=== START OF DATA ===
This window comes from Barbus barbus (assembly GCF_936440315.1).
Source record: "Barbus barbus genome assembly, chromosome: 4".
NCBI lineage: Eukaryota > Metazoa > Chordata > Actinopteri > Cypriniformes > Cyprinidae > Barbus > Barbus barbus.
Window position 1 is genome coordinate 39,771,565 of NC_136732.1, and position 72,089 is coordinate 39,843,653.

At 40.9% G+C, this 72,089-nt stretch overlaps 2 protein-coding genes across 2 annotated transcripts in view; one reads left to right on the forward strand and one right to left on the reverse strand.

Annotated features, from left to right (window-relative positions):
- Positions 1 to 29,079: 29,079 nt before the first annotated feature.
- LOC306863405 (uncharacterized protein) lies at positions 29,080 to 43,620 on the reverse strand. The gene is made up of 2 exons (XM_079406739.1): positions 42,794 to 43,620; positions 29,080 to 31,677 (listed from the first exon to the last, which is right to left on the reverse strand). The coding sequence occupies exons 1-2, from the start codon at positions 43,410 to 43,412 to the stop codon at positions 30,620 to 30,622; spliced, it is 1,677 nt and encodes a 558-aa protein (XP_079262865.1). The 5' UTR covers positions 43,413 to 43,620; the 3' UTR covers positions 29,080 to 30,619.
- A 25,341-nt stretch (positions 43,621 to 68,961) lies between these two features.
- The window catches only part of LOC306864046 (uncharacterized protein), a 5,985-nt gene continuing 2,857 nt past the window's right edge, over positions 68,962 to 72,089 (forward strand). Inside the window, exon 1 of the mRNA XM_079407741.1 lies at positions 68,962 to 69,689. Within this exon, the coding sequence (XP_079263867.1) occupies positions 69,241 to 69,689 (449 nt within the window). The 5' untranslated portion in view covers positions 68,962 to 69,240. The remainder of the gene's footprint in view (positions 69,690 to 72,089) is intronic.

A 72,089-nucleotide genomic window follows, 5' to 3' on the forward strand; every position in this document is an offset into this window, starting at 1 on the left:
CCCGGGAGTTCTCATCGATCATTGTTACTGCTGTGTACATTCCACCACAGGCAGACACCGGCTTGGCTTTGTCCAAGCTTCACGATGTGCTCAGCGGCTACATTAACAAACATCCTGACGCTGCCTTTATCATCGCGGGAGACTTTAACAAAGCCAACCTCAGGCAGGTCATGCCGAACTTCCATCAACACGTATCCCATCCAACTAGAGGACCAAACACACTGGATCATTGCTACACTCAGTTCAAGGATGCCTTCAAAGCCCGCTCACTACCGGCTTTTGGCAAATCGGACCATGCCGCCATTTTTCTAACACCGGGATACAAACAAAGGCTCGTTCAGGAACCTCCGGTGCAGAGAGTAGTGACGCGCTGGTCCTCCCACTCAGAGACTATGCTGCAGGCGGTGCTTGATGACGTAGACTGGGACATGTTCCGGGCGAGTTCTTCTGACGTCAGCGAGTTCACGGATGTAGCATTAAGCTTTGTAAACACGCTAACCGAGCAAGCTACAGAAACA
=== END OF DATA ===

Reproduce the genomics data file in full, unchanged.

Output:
This window comes from Barbus barbus (assembly GCF_936440315.1).
Source record: "Barbus barbus genome assembly, chromosome: 4".
NCBI lineage: Eukaryota > Metazoa > Chordata > Actinopteri > Cypriniformes > Cyprinidae > Barbus > Barbus barbus.
Window position 1 is genome coordinate 39,771,565 of NC_136732.1, and position 72,089 is coordinate 39,843,653.

At 40.9% G+C, this 72,089-nt stretch overlaps 2 protein-coding genes across 2 annotated transcripts in view; one reads left to right on the forward strand and one right to left on the reverse strand.

Annotated features, from left to right (window-relative positions):
- Positions 1 to 29,079: 29,079 nt before the first annotated feature.
- LOC306863405 (uncharacterized protein) lies at positions 29,080 to 43,620 on the reverse strand. The gene is made up of 2 exons (XM_079406739.1): positions 42,794 to 43,620; positions 29,080 to 31,677 (listed from the first exon to the last, which is right to left on the reverse strand). The coding sequence occupies exons 1-2, from the start codon at positions 43,410 to 43,412 to the stop codon at positions 30,620 to 30,622; spliced, it is 1,677 nt and encodes a 558-aa protein (XP_079262865.1). The 5' UTR covers positions 43,413 to 43,620; the 3' UTR covers positions 29,080 to 30,619.
- A 25,341-nt stretch (positions 43,621 to 68,961) lies between these two features.
- The window catches only part of LOC306864046 (uncharacterized protein), a 5,985-nt gene continuing 2,857 nt past the window's right edge, over positions 68,962 to 72,089 (forward strand). Inside the window, exon 1 of the mRNA XM_079407741.1 lies at positions 68,962 to 69,689. Within this exon, the coding sequence (XP_079263867.1) occupies positions 69,241 to 69,689 (449 nt within the window). The 5' untranslated portion in view covers positions 68,962 to 69,240. The remainder of the gene's footprint in view (positions 69,690 to 72,089) is intronic.

A 72,089-nucleotide genomic window follows, 5' to 3' on the forward strand; every position in this document is an offset into this window, starting at 1 on the left:
CCCGGGAGTTCTCATCGATCATTGTTACTGCTGTGTACATTCCACCACAGGCAGACACCGGCTTGGCTTTGTCCAAGCTTCACGATGTGCTCAGCGGCTACATTAACAAACATCCTGACGCTGCCTTTATCATCGCGGGAGACTTTAACAAAGCCAACCTCAGGCAGGTCATGCCGAACTTCCATCAACACGTATCCCATCCAACTAGAGGACCAAACACACTGGATCATTGCTACACTCAGTTCAAGGATGCCTTCAAAGCCCGCTCACTACCGGCTTTTGGCAAATCGGACCATGCCGCCATTTTTCTAACACCGGGATACAAACAAAGGCTCGTTCAGGAACCTCCGGTGCAGAGAGTAGTGACGCGCTGGTCCTCCCACTCAGAGACTATGCTGCAGGCGGTGCTTGATGACGTAGACTGGGACATGTTCCGGGCGAGTTCTTCTGACGTCAGCGAGTTCACGGATGTAGCATTAAGCTTTGTAAACACGCTAACCGAGCAAGCTACAGAAACA